Scott’s Weiner’s photography has been published in Newsweek, People, Rolling Stone, Creem, Entertainment Weekly, Time, and a host of international publications. Weiner was Newsweek magazine’s photographer for Live Aid and was the staff photographer for the Live 8 concert. In addition, his photographs have been published in countless books, newspapers, and websites, used on TV shows, and have been used for albums by Paul Simon among others.
Khahan Tran: Although your work has developed over the years branching into various sectors, you are most renowned for your iconic photographs within the music industry. Tell us about your relationship with music, is there a personal story there?
Scott Weiner: There’s a couple of things that I have not mentioned to anyone. While I was in college at Temple University, I formed a rock band. We called ourselves Marilyn, a good 25 years before Marilyn Manson by the way. I felt I was the only serious member, so we disbanded after our very first live performance at U of P.
Now, much more importantly, my career began serendipitously. During my last semester at Temple University, in 1976, I took a photograph of Leon and Mary Russell at Philadelphia’s legendary Spectrum concert venue. That photograph was published in the Philadelphia Inquirer the day after I graduated and I was off running—and rocking.
Leon Russell was on A & M Records and the label asked if I had additional images of the musician that they could purchase and use. That led to me becoming the local photographer for not only A & M, but also every other label as well.
KT: Tell us about some of your best moments of photographing the icons spanning several generations?
SW: Well, we can start with the time I was having lunch at the Four Seasons with Columbia Records top executives and the heads of Philly’s radio stations and George Michael. We were doing a promo tour with George who was showing off his first solo album. I sat next to George and on the other side of me was my boss for the day. He told me only to take photos of George and the radio people. Me, being me at that early stage of my career turned to George and asked if he cared if we did a couple of solo photos. He said yes; I took three black and white photos. His solo record was a huge hit and those three images turned into a dozen different magazine covers. You see, at that point I was repped by a photo agency and life was great.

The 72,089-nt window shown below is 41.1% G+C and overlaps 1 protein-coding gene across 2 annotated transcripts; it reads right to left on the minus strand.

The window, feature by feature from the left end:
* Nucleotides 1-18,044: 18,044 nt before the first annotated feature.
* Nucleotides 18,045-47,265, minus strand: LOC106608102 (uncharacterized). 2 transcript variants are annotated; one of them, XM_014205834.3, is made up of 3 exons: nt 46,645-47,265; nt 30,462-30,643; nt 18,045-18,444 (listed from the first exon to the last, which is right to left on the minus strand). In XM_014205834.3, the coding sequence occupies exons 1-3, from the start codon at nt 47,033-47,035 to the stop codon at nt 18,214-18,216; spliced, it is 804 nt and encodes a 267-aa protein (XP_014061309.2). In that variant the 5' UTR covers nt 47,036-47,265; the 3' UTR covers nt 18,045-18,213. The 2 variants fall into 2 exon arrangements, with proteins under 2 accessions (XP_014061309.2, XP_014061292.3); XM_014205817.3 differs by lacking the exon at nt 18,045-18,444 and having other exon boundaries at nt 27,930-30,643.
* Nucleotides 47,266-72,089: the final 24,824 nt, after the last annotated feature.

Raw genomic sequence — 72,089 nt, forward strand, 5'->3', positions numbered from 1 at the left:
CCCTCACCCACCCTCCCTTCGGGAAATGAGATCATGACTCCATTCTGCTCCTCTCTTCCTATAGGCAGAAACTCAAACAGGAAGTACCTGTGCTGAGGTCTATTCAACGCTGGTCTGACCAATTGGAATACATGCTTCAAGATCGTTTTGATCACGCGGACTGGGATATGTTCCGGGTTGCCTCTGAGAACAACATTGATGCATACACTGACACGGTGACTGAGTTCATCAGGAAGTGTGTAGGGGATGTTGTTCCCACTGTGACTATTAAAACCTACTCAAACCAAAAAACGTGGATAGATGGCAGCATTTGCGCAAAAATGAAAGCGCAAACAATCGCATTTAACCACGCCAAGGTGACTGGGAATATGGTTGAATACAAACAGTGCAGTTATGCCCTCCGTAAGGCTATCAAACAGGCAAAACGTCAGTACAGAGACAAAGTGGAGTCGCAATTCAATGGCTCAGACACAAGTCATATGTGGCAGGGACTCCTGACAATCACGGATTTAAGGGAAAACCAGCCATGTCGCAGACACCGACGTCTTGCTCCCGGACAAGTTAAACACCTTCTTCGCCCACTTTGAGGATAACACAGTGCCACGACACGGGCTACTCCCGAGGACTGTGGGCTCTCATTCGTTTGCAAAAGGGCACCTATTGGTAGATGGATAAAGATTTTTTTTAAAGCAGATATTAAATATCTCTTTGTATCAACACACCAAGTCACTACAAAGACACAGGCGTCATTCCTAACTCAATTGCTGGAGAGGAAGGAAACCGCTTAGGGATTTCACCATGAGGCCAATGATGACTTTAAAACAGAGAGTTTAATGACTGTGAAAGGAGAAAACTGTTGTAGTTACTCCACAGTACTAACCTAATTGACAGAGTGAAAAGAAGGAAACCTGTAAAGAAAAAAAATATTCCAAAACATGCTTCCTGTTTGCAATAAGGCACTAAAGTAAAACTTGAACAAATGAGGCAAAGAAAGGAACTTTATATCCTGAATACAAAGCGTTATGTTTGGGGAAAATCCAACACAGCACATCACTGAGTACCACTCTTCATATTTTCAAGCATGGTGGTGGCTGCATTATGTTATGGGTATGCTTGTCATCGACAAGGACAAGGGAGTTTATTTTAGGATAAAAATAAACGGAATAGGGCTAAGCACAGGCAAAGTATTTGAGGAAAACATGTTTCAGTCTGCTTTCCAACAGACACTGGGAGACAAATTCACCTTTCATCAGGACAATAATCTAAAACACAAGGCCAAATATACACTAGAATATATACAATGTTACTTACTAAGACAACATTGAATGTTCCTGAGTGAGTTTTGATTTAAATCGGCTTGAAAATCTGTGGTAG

I have also done a few photo sessions in my house. I remember Debbie Harry being there for a session and me taking the blue satin sheet off my bed and using it as a seamless backdrop. I really have photographed either posed for portraits or in performance almost everyone.
I do regret turning down a photo credential for Elvis Presley. Again, it was early on in my career and the tour had the nerve to tell me in order to be given a pass, I had to pay for a ticket to his show. No way I was going to pay to play as they say. He died and that is a big regret of mine.
On the bright side, I have photographed Live Aid and was the promoter’s photographer for Live 8. I photographed many MTV Awards and Grammy’s. Worked for a lot of BET events in DC and LA. Photographed many Rock and Roll Hall of Fame inductions.
Did a photo session with Ringo in his NYC hotel room. Thanks to Mick Jagger’s personal aid, I photographed the first and second dates of many Stones tours. Was AC/DC’s photographer during music videos.
I remember the time I was on this thing about getting bands to jump in the air as our last image of the session. I asked Jamie Foxx to jump and he did!
I was interviewed on a local TV talk show and the other guest was pretty much the first Paparazzi, Ron Galella. I had some fun with Ron, pulling out a camera from under my chair and giving him a taste of his own medicine. I could go on forever as there are so, so many others.
KT: Tell us about Paul McCartney’s photograph, what was your experience like in that moment? There must be a fanatical story behind each photograph of influential figures.